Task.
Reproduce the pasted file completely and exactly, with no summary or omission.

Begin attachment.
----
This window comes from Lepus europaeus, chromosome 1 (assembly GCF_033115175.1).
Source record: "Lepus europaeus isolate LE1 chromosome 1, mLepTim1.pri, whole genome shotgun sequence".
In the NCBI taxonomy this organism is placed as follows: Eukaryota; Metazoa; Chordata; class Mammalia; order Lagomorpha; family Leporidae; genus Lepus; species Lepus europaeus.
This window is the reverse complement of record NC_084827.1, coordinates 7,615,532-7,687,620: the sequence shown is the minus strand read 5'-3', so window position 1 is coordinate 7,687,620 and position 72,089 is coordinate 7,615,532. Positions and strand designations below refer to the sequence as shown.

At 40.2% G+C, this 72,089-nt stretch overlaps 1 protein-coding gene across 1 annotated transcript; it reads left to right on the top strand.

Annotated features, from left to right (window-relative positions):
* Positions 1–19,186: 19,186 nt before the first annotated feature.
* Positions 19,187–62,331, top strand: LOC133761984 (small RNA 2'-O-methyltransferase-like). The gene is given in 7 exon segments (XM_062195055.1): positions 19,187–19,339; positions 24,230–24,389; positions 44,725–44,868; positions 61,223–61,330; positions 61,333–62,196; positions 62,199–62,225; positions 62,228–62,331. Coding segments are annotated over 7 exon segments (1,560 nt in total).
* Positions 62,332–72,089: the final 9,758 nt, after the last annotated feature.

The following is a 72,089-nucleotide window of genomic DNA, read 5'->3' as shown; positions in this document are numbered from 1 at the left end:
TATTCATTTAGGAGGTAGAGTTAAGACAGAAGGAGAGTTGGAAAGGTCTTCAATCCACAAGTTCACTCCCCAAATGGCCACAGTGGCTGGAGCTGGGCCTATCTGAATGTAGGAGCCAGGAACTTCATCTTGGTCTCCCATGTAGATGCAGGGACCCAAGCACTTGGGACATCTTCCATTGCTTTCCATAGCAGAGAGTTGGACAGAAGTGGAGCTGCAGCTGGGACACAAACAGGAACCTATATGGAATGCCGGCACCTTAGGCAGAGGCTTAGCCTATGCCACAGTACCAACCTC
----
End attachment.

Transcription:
This window comes from Lepus europaeus, chromosome 1 (assembly GCF_033115175.1).
Source record: "Lepus europaeus isolate LE1 chromosome 1, mLepTim1.pri, whole genome shotgun sequence".
In the NCBI taxonomy this organism is placed as follows: Eukaryota; Metazoa; Chordata; class Mammalia; order Lagomorpha; family Leporidae; genus Lepus; species Lepus europaeus.
This window is the reverse complement of record NC_084827.1, coordinates 7,615,532-7,687,620: the sequence shown is the minus strand read 5'-3', so window position 1 is coordinate 7,687,620 and position 72,089 is coordinate 7,615,532. Positions and strand designations below refer to the sequence as shown.

At 40.2% G+C, this 72,089-nt stretch overlaps 1 protein-coding gene across 1 annotated transcript; it reads left to right on the top strand.

Annotated features, from left to right (window-relative positions):
* Positions 1–19,186: 19,186 nt before the first annotated feature.
* Positions 19,187–62,331, top strand: LOC133761984 (small RNA 2'-O-methyltransferase-like). The gene is given in 7 exon segments (XM_062195055.1): positions 19,187–19,339; positions 24,230–24,389; positions 44,725–44,868; positions 61,223–61,330; positions 61,333–62,196; positions 62,199–62,225; positions 62,228–62,331. Coding segments are annotated over 7 exon segments (1,560 nt in total).
* Positions 62,332–72,089: the final 9,758 nt, after the last annotated feature.

The following is a 72,089-nucleotide window of genomic DNA, read 5'->3' as shown; positions in this document are numbered from 1 at the left end:
TATTCATTTAGGAGGTAGAGTTAAGACAGAAGGAGAGTTGGAAAGGTCTTCAATCCACAAGTTCACTCCCCAAATGGCCACAGTGGCTGGAGCTGGGCCTATCTGAATGTAGGAGCCAGGAACTTCATCTTGGTCTCCCATGTAGATGCAGGGACCCAAGCACTTGGGACATCTTCCATTGCTTTCCATAGCAGAGAGTTGGACAGAAGTGGAGCTGCAGCTGGGACACAAACAGGAACCTATATGGAATGCCGGCACCTTAGGCAGAGGCTTAGCCTATGCCACAGTACCAACCTC